Chenopodium schraderianum is often confused with Chenopodium botrys (23); for differences see the key (couplet 3). See also the closely related Chenopodium pseudomultiflorum (rare casual).
For the differences between this species and see under the latter (above).
E Africa, SW Arabia, Pakistan; locally naturalized in C and E Europe.
Distribution and habitat. Casual in or near gardens; in recent times often brought in with garden seed. Often cultivated in botanic gardens. - D FyL Eliasminde 1870, Sjæ København 1933, 1934, 1991, Snedinge several records 1865-82. N 0/Halden 1827 (garden), Ak Oslo 1940,1946 (filling soil). S Sk Lund 1905, 1926, Välinge 1886, in 1995-2000 also Burlöv, Ivetofta, Knislinge and Österslöv, Bl Karlskrona 1861, Hl Harplinge 1998, BhG Göteborg 1945, 1951, 1994, Vg Kinnarumma 1951, Ulricehamn 1948, Örsås 1961, Srm Värmdö 1950, Vrm Karlstad 1992, Upl Blidö 1985, Solna 1994, 1997, Uppsala 1913. F EH Heinola 1989 (home garden, with garden seed), Lahti 1999 (snow-tip), Tampere 1999 (tip).
Kenya. North Nyeri District: Nyeri, 19 Dee. 1921,Fries 138!; Nairobi, Kirichwa ndogo valley, Jan. 1940, Bally 749!; Nakuru District: Londiani, Dec. 1905, O. S. Baker 348!
Distb. Ul, 2,4; K3-7; Tl-3, 7; from the A.-E. Sudan, Ethiopia and Somaliland southwards through eastern Africa to the Cape and Angola; rarely adventive in Europe; recorded from other parts of the Old and New Worlds, but apparently in error
Uganda. West Nile District: Attiak, War, Apr. 1940, Eggeling 3911!; Kigezi District: Kachwekano Farm, Sept. 1949, Purseglove 3108!; Masaka District: Kyotera, Nov. 1945, Purseglove 1865!
Tanganyika. Bukoba District: Nyaishozi, Dec. 1931, Haarer 2443!; Mbulu District: Mbulumbul, 25 June 1945, Greenway 7445!; Rungwe District: Kyimbila, 23 Sept. 1910, Stolz 292!
Therophyte (summer-annual). Aromatic, up to 1 m, covered by subsessile glands and in addition with some short, eglandular hairs; glands with globose head. Stem subangular, yellowish, reddish or green-striated, erect, sparsely branched in the middle and basal parts only; branches shorter than the main stem. Leaves with petiole up to l(-2) cm; blade elliptic to ovate, up to 8 cm, pinnatifid with 3-5 lobes and a few teeth on each side or sometimes sinuate, pure-green to yellowish-green; base attenuate (sometimes very shortly so); apex obtuse, sometimes apiculate. Bracts sinuate to entire. Inflorescences terminal and axillary, elongated, bracteate for the most part, on the main stem up to 5 cm wide, composed of dichasial cymes. Flowers bisexual; terminal flowers larger than the lateral ones. Tepals 5, free, not contiguous at base, c. 1 x 0.5 mm, elliptic, green or sometimes purple, not whitish in fruit, with a conspicuous, cristate keel and broad membranous margin, with subsessile glands on the margin but otherwise glabrous; apex acute. Stamens 1-5. Stigmas 2, to 0.3 mm. Nut falling without the perianth; pericarp not adherent to the seed. Seed horizontal, orbicular in outline, 0.6-0.8 mm; edge rounded; seed-coat black, shallowly radially striate. - Autumn. [2n=18] Annual up to 1-1-3 m. high, upright; main stem simple or with few rarely many lateral branches, especially near base; plant green, sometimes red-tinged, shortly glandular and pubescent all over, strongly aromatic. Lower and median leaves elliptic to oblong in outline, mostly 1-5 (-8) cm. long and 0-5-3 (-5) cm. wide, mostly obtuse at apex, pinnately divided throughout each side into 3-5 narrow blunt lobes which are entire or with a few blunt teeth and all extend usually to within 2-3 mm. of midrib, glands between veins on lower surface of leaf all sessile (use X 20 lens), not accompanied by hairs; upper leaves progressively smaller and less divided. Inflorescence as in CL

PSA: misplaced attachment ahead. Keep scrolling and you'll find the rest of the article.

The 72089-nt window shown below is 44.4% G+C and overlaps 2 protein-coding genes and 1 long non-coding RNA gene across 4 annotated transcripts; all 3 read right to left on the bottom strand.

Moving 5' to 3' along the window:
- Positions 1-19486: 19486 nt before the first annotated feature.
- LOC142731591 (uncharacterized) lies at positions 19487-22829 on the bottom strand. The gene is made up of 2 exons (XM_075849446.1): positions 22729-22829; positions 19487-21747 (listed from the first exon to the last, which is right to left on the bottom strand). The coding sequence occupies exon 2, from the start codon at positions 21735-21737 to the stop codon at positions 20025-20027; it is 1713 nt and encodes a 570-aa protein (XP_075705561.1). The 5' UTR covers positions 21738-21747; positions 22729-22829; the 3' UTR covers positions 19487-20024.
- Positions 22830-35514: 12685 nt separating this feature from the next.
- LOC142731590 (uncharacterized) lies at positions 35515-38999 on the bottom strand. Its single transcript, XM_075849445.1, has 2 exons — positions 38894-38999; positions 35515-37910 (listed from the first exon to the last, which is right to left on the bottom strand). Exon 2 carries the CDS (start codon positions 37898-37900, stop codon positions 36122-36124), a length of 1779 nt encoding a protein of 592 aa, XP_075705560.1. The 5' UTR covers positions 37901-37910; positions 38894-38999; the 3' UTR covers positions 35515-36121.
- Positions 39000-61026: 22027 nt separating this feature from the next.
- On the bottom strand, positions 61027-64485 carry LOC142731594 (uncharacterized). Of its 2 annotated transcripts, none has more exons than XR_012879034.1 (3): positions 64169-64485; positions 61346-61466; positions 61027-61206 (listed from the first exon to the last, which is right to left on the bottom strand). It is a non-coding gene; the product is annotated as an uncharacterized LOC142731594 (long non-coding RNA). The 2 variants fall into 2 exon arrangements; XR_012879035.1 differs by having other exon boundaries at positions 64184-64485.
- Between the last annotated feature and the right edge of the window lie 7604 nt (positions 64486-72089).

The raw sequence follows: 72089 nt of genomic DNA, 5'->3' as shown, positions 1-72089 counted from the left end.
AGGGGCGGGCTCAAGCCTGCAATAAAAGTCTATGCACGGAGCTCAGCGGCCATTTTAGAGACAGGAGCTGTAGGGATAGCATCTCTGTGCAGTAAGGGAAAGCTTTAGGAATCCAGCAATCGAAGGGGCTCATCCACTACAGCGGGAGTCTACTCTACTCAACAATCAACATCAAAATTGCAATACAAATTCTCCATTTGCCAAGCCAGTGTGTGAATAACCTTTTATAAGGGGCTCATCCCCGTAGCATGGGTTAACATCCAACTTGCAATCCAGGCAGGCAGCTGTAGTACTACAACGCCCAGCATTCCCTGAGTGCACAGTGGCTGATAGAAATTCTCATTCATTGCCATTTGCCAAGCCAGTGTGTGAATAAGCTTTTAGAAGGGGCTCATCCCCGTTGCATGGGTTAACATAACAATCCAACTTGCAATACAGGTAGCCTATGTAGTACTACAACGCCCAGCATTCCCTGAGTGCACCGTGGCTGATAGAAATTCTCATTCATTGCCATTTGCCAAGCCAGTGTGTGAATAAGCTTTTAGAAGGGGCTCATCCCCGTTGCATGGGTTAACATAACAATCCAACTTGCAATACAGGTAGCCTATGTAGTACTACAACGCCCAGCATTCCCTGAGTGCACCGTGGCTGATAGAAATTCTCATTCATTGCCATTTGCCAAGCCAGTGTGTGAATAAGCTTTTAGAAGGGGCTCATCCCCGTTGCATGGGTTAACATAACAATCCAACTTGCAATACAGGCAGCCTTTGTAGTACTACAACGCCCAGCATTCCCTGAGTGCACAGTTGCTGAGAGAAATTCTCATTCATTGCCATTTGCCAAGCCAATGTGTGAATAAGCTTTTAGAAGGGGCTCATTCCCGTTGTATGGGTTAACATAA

Chenopodium procerum (p. 11) but often tending to be smaller. Flowers greenish or red-tinged, minute, 0.5-1 mm. in diameter. Sepals 5, each with a prominent toothed keel outside from near apex to near base,glandular outside, glands all sessile (use X 20 lens). Stamens 1-2. Pericarp easily rubbed or scraped off seed. Seeds (Fig. 2/7,p. 3) black or nearly so, somewhat glossy, 0-7- 0.8 mm. in diameter,bluntly and not prominently keeled; testa under microscope with very minute shallow contiguous rounded or angular pits.
A number of varieties and forms have been recognized under
Chenopodium schraderianum , notably by Murr in Bull. Herb. Boiss" ser . 2, 4: 990-991 (1904) , Aschers. & Graebn., Syn. Mitteleur. FI. 5 (1): 24 (1913) , and Aellen in F.R. 24: 345-7 (1928). these have been summarized by Hauman in F.C.B. 2: 6 (1951) . None has so far been recorded for East Africa, although doubtless they occur. Hauman’s view that these are nothing more than states due to environment, or merely different stages in growth and development, is willingly followed here.
Schultes, Syst. Veg. 6: 260 (1820).
Bak. & C. B. Cl. in F.T.A. 6 (1): 80 (1909)
Syst. Veg. 6: 260 (1820)
Brenan in K.B. 1950: 131 (1950)
Hauman in F.C.B. 2: 4 (1951).